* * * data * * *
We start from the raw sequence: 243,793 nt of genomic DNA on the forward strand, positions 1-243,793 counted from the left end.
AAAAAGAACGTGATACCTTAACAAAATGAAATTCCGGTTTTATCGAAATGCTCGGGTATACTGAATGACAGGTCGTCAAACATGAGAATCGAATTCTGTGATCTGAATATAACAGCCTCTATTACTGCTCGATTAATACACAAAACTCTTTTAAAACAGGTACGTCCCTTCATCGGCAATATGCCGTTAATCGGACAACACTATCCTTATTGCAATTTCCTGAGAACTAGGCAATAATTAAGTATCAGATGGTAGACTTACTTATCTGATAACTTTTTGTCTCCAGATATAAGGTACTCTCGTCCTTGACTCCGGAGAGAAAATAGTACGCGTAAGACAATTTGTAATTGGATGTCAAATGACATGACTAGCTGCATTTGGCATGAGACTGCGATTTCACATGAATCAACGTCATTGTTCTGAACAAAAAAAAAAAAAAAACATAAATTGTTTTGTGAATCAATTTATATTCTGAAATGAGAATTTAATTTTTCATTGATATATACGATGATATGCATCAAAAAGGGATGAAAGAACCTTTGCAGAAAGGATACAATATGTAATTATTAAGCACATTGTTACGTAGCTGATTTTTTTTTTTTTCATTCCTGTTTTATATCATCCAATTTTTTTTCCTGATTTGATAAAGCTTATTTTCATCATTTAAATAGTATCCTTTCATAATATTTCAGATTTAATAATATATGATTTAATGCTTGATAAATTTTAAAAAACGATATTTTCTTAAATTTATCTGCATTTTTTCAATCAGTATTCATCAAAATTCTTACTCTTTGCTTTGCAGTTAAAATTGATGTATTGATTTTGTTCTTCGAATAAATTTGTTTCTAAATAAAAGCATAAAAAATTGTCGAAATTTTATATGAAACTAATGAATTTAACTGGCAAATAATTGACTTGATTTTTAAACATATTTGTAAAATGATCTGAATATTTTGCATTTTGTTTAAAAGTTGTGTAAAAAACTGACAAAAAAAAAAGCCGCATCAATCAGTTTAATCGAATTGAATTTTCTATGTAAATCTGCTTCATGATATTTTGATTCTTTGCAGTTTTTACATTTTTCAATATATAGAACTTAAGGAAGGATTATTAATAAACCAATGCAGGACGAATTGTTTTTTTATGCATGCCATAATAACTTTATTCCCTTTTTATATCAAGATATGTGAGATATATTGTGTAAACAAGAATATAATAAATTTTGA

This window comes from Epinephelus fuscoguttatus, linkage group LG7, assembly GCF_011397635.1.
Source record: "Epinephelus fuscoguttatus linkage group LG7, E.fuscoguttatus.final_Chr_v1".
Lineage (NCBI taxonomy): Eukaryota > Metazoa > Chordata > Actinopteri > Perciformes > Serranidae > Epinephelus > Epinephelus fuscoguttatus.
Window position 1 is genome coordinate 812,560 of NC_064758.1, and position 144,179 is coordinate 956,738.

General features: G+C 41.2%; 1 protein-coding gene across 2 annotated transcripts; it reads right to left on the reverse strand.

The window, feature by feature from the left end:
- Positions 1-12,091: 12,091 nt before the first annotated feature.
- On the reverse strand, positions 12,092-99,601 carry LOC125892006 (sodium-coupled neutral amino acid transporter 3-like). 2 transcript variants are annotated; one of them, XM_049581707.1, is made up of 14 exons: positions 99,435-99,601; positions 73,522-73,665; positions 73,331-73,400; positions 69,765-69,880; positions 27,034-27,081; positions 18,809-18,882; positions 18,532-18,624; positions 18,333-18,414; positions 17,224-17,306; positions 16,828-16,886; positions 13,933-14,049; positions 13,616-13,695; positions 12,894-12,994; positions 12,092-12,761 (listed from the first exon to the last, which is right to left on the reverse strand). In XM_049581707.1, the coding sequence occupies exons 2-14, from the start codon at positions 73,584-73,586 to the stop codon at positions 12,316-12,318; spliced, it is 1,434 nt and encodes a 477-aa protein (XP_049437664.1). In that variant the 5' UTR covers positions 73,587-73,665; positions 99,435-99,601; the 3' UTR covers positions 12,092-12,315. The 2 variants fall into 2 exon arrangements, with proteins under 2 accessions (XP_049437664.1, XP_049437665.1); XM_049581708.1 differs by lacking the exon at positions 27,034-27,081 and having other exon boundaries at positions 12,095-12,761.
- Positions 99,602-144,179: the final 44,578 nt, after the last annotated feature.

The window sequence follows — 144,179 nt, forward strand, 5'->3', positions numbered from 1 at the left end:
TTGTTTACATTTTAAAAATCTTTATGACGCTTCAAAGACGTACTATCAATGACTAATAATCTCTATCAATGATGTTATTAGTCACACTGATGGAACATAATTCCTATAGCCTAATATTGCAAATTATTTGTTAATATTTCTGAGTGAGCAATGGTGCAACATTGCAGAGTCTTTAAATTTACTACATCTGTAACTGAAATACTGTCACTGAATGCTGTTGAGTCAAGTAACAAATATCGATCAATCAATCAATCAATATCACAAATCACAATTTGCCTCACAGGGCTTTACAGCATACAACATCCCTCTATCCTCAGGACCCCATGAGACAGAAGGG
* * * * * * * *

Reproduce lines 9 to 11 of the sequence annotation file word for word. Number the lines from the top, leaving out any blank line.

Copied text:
- Positions 1-12,091: 12,091 nt before the first annotated feature.
- On the reverse strand, positions 12,092-99,601 carry LOC125892006 (sodium-coupled neutral amino acid transporter 3-like). 2 transcript variants are annotated; one of them, XM_049581707.1, is made up of 14 exons: positions 99,435-99,601; positions 73,522-73,665; positions 73,331-73,400; positions 69,765-69,880; positions 27,034-27,081; positions 18,809-18,882; positions 18,532-18,624; positions 18,333-18,414; positions 17,224-17,306; positions 16,828-16,886; positions 13,933-14,049; positions 13,616-13,695; positions 12,894-12,994; positions 12,092-12,761 (listed from the first exon to the last, which is right to left on the reverse strand). In XM_049581707.1, the coding sequence occupies exons 2-14, from the start codon at positions 73,584-73,586 to the stop codon at positions 12,316-12,318; spliced, it is 1,434 nt and encodes a 477-aa protein (XP_049437664.1). In that variant the 5' UTR covers positions 73,587-73,665; positions 99,435-99,601; the 3' UTR covers positions 12,092-12,315. The 2 variants fall into 2 exon arrangements, with proteins under 2 accessions (XP_049437664.1, XP_049437665.1); XM_049581708.1 differs by lacking the exon at positions 27,034-27,081 and having other exon boundaries at positions 12,095-12,761.
- Positions 99,602-144,179: the final 44,578 nt, after the last annotated feature.